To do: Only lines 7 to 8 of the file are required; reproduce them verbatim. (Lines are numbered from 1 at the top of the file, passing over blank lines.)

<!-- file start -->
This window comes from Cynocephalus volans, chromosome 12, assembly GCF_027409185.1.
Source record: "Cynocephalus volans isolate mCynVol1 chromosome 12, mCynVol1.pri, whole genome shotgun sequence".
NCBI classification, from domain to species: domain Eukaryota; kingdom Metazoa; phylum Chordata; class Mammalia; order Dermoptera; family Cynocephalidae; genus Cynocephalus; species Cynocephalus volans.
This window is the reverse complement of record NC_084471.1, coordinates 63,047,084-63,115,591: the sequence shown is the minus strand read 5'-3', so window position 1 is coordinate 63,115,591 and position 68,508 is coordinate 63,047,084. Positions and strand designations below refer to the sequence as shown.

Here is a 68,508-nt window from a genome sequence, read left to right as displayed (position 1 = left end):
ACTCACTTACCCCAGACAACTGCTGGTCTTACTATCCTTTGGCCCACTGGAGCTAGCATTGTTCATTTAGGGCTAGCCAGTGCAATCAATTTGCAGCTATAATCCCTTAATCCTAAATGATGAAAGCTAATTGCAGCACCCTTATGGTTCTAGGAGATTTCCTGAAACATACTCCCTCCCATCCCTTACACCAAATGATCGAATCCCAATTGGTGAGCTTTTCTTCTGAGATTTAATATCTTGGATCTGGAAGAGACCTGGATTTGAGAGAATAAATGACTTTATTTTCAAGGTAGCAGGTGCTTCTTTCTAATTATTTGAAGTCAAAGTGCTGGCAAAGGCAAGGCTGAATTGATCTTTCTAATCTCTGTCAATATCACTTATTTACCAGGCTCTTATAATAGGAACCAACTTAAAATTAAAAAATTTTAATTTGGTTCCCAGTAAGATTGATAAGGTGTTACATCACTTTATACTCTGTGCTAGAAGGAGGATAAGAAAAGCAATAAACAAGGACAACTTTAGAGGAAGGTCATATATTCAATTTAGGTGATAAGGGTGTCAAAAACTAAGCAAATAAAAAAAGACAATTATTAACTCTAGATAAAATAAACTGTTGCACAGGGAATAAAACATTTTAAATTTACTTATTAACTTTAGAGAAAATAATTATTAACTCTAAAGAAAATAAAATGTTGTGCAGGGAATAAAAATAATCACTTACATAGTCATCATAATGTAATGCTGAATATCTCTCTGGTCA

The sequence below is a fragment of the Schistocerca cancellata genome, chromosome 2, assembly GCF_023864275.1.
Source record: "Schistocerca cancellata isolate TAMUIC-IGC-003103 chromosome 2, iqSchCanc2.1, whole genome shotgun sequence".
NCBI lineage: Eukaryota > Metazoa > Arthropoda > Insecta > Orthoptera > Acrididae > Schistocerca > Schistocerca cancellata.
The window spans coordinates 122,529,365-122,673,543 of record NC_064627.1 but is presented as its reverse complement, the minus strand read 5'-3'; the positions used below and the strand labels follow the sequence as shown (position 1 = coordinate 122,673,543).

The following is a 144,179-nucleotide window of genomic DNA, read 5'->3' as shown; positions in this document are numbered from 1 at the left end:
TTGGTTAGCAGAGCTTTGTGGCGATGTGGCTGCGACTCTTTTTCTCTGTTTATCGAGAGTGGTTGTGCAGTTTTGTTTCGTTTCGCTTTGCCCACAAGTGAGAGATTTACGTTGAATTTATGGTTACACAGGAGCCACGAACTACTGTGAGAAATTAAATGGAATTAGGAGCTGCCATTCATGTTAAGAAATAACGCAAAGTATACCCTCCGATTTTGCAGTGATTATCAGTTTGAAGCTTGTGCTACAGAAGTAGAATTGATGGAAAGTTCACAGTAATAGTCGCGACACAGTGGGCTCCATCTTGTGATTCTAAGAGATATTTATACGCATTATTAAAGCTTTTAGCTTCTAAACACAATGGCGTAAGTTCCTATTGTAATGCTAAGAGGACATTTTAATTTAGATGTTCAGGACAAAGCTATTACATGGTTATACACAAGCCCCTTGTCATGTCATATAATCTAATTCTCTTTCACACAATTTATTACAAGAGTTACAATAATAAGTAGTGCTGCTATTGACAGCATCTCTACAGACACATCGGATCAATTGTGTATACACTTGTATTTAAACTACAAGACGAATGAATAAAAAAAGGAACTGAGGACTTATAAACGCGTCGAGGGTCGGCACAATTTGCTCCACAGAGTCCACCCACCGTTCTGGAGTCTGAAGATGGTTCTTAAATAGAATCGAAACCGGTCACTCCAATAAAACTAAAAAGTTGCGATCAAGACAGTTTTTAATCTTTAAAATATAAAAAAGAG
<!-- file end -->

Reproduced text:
The sequence below is a fragment of the Schistocerca cancellata genome, chromosome 2, assembly GCF_023864275.1.
Source record: "Schistocerca cancellata isolate TAMUIC-IGC-003103 chromosome 2, iqSchCanc2.1, whole genome shotgun sequence".